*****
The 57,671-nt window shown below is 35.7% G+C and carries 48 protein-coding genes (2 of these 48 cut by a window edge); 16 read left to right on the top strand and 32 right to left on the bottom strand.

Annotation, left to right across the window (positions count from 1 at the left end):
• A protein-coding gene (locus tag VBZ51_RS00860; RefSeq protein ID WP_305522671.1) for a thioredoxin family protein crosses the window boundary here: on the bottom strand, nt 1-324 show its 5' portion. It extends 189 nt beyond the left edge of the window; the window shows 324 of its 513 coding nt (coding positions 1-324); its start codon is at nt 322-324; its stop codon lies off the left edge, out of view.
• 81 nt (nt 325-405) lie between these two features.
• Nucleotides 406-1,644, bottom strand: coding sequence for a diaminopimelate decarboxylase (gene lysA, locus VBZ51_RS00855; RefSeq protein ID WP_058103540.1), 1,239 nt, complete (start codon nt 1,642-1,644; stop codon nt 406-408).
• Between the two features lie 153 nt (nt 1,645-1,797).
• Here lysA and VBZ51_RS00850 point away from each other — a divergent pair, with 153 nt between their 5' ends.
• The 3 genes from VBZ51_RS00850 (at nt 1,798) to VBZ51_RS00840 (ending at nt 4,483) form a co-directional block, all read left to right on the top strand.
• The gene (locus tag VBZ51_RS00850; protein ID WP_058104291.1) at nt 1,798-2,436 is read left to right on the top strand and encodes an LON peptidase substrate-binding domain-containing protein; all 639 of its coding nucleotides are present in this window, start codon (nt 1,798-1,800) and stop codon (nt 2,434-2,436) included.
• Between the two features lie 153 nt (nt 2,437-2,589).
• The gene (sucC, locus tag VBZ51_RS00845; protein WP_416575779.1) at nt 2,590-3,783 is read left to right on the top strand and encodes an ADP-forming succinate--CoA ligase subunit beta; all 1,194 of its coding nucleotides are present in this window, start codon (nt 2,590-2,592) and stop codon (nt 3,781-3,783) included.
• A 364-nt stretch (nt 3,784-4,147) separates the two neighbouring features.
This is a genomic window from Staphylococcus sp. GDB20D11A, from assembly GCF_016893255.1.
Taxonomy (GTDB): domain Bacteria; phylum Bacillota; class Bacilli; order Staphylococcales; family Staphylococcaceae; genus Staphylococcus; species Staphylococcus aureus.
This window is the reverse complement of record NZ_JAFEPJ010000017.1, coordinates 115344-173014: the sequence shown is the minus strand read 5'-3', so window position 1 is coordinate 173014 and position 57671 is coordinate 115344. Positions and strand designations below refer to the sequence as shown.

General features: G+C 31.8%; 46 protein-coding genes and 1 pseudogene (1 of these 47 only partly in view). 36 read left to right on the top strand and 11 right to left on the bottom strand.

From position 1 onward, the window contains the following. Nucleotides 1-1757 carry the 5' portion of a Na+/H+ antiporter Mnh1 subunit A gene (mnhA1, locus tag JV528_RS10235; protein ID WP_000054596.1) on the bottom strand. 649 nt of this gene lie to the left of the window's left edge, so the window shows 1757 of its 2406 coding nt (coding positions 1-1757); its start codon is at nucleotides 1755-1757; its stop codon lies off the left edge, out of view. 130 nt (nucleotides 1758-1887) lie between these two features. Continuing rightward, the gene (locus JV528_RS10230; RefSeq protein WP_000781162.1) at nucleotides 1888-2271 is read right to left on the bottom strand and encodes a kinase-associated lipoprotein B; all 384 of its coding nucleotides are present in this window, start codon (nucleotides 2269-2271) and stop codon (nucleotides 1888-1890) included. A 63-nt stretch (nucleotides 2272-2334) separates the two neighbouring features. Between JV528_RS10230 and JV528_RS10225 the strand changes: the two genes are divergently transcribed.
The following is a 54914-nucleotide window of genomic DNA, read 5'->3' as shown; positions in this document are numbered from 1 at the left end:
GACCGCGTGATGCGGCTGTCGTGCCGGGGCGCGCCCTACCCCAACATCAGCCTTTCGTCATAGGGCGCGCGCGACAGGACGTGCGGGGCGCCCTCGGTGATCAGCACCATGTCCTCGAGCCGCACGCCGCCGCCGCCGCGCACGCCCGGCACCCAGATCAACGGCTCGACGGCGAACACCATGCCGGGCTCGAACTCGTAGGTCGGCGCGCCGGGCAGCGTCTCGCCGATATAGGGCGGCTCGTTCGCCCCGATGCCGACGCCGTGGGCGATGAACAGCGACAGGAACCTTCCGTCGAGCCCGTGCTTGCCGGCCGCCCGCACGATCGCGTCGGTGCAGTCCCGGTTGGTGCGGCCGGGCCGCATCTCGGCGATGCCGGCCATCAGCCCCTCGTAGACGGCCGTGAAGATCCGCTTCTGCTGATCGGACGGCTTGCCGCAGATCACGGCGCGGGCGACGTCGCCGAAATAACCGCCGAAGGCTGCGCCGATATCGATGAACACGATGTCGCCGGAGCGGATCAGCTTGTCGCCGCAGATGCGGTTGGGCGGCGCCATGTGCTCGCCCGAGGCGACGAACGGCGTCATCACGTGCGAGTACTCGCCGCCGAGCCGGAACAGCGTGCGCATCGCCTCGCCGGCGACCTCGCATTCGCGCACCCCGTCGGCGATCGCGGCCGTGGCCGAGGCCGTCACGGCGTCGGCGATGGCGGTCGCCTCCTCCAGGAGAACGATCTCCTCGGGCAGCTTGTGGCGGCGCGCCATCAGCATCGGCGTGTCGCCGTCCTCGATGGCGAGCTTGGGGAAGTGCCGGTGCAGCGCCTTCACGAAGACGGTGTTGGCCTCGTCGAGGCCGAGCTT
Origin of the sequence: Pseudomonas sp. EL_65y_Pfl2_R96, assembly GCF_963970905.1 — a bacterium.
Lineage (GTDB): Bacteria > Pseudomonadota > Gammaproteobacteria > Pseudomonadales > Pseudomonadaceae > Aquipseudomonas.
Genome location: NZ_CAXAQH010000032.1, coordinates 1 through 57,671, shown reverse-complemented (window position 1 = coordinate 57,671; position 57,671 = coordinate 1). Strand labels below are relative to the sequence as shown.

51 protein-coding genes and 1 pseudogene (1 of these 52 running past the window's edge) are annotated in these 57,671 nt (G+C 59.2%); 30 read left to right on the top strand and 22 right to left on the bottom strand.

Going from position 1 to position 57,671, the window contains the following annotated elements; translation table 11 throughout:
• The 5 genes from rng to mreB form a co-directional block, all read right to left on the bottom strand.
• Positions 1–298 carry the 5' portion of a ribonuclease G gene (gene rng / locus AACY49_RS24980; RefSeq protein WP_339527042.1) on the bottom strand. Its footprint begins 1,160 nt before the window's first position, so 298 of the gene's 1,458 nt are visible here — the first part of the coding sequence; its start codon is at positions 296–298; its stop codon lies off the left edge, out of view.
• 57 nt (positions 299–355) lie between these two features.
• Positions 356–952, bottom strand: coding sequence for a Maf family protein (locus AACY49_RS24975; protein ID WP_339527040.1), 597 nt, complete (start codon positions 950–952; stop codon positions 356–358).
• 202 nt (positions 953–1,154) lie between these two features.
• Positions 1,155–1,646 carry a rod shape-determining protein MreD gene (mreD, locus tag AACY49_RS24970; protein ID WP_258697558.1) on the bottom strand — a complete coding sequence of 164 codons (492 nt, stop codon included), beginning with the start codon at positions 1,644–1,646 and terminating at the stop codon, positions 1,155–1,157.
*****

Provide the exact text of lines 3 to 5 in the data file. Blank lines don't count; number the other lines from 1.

• A protein-coding gene (locus tag VBZ51_RS00860; RefSeq protein ID WP_305522671.1) for a thioredoxin family protein crosses the window boundary here: on the bottom strand, nt 1-324 show its 5' portion. It extends 189 nt beyond the left edge of the window; the window shows 324 of its 513 coding nt (coding positions 1-324); its start codon is at nt 322-324; its stop codon lies off the left edge, out of view.
• 81 nt (nt 325-405) lie between these two features.
• Nucleotides 406-1,644, bottom strand: coding sequence for a diaminopimelate decarboxylase (gene lysA, locus VBZ51_RS00855; RefSeq protein ID WP_058103540.1), 1,239 nt, complete (start codon nt 1,642-1,644; stop codon nt 406-408).